Experts have also pointed out that countries with a largely Muslim population  pledged support to the alliance rather than to Qatar almost instantly. As a matter of fact, Mauritania, Senegal, Chad and Niger have all recalled their ambassadors from Qatar. Both Mauritania and Senegal, for instance, are almost entirely Muslim countries, with most inhabitants adhering to the Sunni denomination and minor Sufi influences. Niger and Chad certainly do not reach those peaks, but their populations are definitely Muslim-dominated: both governments have complied to the requests of the Saudis and recalled their ambassadors. On the other hand, countries whose population is for the larger part Christian have been more cautious. Kenya, for instance, abstained from supporting the Saudis’ claims. Nairobi signed in April a memorandum with Doha on international cooperation, tourism and even culture: to this extent,  direct action of the Kenyan government is deemed unlikely. Further west, Gabon has called upon international diplomacies to find a conciliatory solution to the crisis in the GCC region, while other countries in subequatorial Africa did not offer a clear-cut position or declarations at all.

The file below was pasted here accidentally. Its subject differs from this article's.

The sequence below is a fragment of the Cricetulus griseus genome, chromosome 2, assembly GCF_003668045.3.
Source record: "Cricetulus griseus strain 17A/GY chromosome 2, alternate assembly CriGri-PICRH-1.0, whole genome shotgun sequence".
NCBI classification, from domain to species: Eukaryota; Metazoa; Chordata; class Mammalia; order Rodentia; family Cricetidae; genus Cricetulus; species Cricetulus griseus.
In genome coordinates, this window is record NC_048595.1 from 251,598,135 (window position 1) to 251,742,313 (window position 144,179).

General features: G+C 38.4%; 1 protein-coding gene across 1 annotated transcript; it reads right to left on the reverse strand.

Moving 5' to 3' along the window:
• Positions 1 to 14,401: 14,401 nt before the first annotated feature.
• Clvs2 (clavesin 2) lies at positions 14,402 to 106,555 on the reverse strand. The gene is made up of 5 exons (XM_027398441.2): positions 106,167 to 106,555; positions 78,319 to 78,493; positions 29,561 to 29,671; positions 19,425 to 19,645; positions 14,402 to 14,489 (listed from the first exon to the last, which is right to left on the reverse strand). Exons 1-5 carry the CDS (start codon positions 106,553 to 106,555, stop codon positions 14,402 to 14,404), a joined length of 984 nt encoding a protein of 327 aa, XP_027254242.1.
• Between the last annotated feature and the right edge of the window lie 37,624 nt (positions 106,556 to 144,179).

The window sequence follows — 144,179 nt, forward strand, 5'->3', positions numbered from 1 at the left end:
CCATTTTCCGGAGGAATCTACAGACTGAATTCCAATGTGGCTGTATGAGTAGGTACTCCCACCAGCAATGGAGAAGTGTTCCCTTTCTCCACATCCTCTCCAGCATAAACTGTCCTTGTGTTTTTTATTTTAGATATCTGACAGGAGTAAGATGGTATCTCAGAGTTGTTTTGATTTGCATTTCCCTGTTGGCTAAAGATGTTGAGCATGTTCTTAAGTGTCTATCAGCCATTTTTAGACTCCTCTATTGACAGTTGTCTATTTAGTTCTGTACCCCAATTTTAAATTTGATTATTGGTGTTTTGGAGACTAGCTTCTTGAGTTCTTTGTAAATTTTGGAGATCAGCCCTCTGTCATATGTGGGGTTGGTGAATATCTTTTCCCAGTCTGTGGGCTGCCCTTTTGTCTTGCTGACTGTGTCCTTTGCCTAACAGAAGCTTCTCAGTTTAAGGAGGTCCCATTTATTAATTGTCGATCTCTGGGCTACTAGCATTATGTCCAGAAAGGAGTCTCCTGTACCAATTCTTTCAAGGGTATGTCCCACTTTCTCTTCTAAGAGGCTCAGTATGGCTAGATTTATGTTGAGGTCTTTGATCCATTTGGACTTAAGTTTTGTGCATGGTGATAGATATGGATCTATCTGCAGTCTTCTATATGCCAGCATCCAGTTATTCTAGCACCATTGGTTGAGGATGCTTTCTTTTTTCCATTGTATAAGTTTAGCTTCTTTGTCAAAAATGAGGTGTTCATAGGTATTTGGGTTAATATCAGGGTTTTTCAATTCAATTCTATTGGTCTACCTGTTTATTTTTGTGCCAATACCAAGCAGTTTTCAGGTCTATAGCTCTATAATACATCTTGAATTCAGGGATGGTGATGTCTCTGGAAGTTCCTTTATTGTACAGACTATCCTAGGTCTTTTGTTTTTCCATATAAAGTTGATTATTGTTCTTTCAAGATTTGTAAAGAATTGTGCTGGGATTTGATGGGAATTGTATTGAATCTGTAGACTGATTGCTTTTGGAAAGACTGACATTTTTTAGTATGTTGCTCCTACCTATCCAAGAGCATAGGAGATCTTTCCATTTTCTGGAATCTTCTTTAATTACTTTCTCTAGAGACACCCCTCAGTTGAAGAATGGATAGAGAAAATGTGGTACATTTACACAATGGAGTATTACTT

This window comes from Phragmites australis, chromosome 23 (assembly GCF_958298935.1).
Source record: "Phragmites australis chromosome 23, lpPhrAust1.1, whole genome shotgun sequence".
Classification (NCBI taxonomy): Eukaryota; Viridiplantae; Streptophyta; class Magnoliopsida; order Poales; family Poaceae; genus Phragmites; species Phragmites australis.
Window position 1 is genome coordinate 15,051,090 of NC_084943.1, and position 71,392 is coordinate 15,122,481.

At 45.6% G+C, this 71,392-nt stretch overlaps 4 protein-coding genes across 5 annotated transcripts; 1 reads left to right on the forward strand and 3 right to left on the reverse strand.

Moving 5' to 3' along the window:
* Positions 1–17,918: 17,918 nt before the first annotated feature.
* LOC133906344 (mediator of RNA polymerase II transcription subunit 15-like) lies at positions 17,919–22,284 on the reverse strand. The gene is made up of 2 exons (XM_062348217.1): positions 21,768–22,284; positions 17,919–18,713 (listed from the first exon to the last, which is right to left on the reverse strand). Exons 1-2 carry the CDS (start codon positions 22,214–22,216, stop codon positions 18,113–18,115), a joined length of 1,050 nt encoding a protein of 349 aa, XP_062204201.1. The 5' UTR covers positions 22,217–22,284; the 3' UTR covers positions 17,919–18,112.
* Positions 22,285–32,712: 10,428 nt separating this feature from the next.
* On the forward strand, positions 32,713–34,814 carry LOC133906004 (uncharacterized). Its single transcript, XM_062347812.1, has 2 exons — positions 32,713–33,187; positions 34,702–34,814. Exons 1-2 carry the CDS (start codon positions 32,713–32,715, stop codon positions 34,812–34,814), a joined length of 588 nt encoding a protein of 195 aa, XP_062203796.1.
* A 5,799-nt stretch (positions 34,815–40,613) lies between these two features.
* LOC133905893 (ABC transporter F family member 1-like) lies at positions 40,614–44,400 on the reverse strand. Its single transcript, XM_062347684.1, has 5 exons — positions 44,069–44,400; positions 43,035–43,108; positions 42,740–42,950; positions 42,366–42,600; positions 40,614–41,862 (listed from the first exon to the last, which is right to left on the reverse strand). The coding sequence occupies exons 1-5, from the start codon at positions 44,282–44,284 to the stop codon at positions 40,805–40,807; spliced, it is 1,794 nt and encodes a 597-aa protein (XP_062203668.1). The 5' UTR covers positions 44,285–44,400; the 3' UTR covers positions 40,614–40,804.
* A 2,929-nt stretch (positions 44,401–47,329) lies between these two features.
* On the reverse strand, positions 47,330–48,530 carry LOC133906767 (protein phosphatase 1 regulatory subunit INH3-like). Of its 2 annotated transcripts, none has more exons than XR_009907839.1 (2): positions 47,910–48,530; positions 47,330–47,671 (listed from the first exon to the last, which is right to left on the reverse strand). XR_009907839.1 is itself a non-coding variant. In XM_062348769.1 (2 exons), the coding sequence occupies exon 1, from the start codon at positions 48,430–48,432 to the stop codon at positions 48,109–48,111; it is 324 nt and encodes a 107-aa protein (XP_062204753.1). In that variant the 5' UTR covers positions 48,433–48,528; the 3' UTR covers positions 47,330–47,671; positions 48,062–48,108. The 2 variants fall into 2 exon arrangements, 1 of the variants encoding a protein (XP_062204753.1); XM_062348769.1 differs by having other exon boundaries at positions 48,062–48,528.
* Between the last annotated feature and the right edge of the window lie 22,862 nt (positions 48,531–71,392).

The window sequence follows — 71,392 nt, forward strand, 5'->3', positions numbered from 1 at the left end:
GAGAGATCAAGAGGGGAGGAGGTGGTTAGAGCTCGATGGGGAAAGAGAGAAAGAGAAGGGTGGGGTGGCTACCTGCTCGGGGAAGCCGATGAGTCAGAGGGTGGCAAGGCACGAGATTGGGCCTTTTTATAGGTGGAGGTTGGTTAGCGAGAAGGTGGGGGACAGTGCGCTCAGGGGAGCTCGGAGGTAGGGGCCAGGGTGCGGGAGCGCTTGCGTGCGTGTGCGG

From a Realpolitik point of view, a decision to lend support to one of the parties simply arises from the country’s necessities. In that, governments take decisions based on their own – most of the time economic – contingencies, rather than spare ideology or a specific understanding of Gulf affairs.

In fact, countries that have higher interests at stake did not bide their time before taking sides; others, further both geographically, culturally and economically from the region, have less compelling attitudes. It is hard to predict how events will unfold, but it should be kept in mind that events in one region always reverberate further away.